The Health Department said today four of the deaths were reported in the past 24 hours, 14 date back to last week and one death was from an unknown date.

The number of patients in hospital declined by 16 to 527 while the number of intensive-care patients dropped by two to 91.

Quebec has reported a total of 101,885 COVID-19 cases and 6,172 deaths linked to the virus since the beginning of the pandemic.

10:55 a.m.

Nova Scotia is reporting one new case of COVID-19.

Health officials say the case is in the central health zone, which includes Halifax, and is related to travel outside the Atlantic region.

The province has six active cases of novel coronavirus.

In total, Nova Scotia has confirmed 1,102 cases, while 1,031 cases have been resolved and there have been 65 deaths.

This report by The Canadian Press was first published Oct. 27, 2020.

The Canadian Press

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Trudeau says pandemic 'sucks' as COVID-19 compliance slips and cases spike –



Prime Minister Justin Trudeau said today he understands that Canadians are increasingly frustrated by “annoying” measures designed to curb the spread of COVID-19, but he’s urging people to stay the course as cases continue to climb in some parts of the country.

Canada is in the grips of a second pandemic wave. Some provinces — notably Alberta, B.C., Ontario, Manitoba and Quebec — are now seeing case counts larger than those reported in the spring, at the onset of the pandemic.

“This sucks, it really, really does,” Trudeau told a COVID-19 press briefing this morning. “It’s going to be a tough winter. It’s easy for us to want to throw up our hands … it’s frustrating to have to go through this situation.

“Nobody wanted 2020 to be this way, but we do get to control how bad it gets by all of us doing our part.”

Trudeau said Canadians must get this latest pandemic wave under control or risk putting their Christmas festivities in jeopardy.

“Unless we’re really, really careful, there may not be the kinds of family gatherings we want to have at Christmas,” he said.

After a summer lull, the death count in Canada has also started to climb. Hospitalizations and the number of people in intensive care units (ICUs) remain at manageable levels in most regions, despite the cresting caseload.

Some Toronto-area hospitals are nearing 100 per cent capacity as they grapple with both COVID-19 cases and other patients.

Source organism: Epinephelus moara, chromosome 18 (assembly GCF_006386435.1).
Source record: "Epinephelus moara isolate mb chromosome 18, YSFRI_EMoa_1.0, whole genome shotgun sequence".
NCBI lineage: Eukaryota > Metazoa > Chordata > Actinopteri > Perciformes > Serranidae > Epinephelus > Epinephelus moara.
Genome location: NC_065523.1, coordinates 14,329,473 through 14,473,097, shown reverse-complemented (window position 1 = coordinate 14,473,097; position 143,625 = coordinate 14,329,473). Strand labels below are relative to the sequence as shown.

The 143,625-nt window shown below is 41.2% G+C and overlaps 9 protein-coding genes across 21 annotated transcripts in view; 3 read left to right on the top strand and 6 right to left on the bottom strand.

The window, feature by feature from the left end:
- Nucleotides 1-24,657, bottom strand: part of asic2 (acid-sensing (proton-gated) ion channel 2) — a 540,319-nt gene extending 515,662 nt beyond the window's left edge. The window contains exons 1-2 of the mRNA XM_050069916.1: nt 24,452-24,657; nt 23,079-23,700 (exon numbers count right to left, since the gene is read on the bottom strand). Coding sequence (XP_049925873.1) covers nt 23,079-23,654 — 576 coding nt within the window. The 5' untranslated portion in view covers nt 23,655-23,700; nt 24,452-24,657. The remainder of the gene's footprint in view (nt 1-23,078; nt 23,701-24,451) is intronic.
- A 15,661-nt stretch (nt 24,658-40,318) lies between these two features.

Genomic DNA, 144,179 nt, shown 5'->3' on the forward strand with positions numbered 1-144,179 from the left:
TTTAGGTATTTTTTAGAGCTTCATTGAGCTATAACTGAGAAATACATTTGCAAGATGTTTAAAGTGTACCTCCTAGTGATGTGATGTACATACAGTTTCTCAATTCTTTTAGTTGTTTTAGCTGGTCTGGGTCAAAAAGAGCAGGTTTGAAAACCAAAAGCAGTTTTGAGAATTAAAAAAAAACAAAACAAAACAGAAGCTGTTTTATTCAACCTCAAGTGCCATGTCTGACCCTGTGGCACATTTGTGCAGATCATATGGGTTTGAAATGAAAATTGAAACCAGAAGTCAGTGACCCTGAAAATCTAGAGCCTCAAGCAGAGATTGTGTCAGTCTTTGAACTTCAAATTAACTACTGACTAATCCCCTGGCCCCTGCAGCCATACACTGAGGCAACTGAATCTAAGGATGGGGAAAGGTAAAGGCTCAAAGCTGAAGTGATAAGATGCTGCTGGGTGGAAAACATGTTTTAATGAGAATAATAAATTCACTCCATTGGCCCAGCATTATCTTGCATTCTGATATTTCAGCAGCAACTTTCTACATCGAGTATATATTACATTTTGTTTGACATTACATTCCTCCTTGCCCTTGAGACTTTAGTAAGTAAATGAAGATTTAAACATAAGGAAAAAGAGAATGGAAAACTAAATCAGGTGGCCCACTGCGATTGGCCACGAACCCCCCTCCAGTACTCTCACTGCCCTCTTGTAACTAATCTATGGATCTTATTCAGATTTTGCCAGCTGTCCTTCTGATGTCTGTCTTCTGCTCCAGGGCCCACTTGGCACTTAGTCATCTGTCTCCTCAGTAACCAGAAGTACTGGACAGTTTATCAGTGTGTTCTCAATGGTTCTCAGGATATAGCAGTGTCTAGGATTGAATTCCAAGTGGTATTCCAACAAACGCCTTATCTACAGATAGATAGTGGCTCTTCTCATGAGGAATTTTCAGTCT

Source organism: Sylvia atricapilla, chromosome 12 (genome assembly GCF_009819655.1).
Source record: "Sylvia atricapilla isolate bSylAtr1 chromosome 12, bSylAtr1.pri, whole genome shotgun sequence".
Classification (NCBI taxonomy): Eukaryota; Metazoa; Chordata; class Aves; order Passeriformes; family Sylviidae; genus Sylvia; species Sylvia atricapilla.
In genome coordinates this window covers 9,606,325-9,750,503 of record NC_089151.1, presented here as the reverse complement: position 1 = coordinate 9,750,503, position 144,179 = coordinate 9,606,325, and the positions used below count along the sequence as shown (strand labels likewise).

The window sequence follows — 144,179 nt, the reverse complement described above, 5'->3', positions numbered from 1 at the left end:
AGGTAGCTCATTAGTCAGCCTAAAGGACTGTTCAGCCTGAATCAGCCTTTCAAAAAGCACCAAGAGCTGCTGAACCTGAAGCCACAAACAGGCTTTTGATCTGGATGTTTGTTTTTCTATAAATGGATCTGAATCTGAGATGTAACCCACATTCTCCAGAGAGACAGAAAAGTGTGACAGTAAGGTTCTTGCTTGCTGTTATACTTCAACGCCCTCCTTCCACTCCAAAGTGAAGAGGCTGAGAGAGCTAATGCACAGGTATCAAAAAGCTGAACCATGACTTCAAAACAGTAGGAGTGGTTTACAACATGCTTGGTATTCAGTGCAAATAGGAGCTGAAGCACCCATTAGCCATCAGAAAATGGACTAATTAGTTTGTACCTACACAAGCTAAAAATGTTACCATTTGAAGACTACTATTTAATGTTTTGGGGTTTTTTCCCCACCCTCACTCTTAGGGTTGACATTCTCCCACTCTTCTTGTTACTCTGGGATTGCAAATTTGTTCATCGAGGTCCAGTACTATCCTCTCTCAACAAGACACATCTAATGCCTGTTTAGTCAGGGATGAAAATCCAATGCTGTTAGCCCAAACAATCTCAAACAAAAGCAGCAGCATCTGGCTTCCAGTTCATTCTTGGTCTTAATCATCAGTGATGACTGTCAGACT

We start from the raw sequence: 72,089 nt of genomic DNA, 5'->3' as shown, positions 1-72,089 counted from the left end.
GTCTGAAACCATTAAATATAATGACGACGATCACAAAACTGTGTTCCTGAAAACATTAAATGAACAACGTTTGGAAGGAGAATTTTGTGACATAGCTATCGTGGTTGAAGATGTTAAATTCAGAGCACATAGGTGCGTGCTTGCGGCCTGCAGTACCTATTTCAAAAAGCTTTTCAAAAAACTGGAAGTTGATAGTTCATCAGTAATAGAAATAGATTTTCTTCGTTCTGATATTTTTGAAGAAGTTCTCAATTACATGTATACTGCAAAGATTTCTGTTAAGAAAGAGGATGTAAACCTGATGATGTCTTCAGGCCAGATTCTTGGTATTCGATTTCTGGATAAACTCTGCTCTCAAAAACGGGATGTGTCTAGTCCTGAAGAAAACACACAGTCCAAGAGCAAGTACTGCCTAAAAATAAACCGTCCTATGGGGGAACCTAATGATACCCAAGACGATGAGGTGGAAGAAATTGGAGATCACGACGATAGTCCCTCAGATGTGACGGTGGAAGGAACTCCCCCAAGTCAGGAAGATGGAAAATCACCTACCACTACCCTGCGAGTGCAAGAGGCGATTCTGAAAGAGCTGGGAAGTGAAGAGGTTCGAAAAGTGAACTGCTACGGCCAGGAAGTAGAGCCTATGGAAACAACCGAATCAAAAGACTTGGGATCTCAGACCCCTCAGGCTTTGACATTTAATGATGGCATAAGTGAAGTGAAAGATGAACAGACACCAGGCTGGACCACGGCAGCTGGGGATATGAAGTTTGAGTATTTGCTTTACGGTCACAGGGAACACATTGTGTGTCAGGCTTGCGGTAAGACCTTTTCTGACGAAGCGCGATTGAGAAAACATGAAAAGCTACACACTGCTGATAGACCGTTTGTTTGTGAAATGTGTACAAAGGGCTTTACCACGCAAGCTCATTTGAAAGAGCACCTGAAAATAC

Data indicates that younger, healthier people — who are more likely to recover without medical intervention — are driving the COVID-19 spike during this round of the pandemic.

Dr. Howard Njoo, the deputy chief public health officer, said there’s no doubt that Canadians are tired of the restrictions that have upended their social and economic lives for the better part of eight months.

“What we’re seeing around the world is people are suffering from COVID fatigue,” Njoo said.

Another full lockdown is not necessary at this point, he said.

“We want to get back to as normal as possible, the functioning of society,” he said, adding Canada needs to find the “sweet spot” where new cases of COVID-19 don’t threaten to overwhelm the health care system.

Asked if governments bear any responsibility for conflicting messages from federal and provincial leaders and local public health officials about how Canadians should go about their daily lives during the pandemic, Trudeau said the situation on the ground in the provinces and territories varies greatly and does not demand national uniformity.

WATCH: Trudeau questioned about public confusion over pandemic messaging

Prime Minister Justin Trudeau spoke at the bi-weekly pandemic briefing in Ottawa on Tuesday. 2:34

Trudeau said Ottawa is not intent on plunging the country into another shutdown — and the country is better equipped to handle this wave than it was in March and April.

“We have a better understanding of COVID-19. We have better tools to deal with COVID-19 and we can be a little more targeted but, yeah, that means a little more complication in our messages,” Trudeau said.

“It’s frustrating to see friends at the other end of the country doing things you’d love to be able to do but you can’t.”

Trudeau said that when his six-year-old son Hadrien recently asked him if COVID-19 would with us “forever,” he assured him the pandemic  would end — but its impact will depend on Canadians doing their part in the short term by wearing masks wherever possible, keeping a two-metre distance from others and avoiding large social gatherings altogether.

“We need to do the right thing, we need to lean on each other, we need to use all the tools that we can,” he said.

Trudeau sounded a positive note today, too, saying that Canada has placed orders for tens of millions of possible vaccine candidates. He said pharmaceutical companies are developing promising treatments.

“Vaccines are on the horizon. Spring and summer will come and they will be better than this winter,” he said.

All told, the federal government has secured 358 million doses of COVID-19 vaccines — an insurance policy if some of the vaccines in development prove to be ineffective in clinical trials.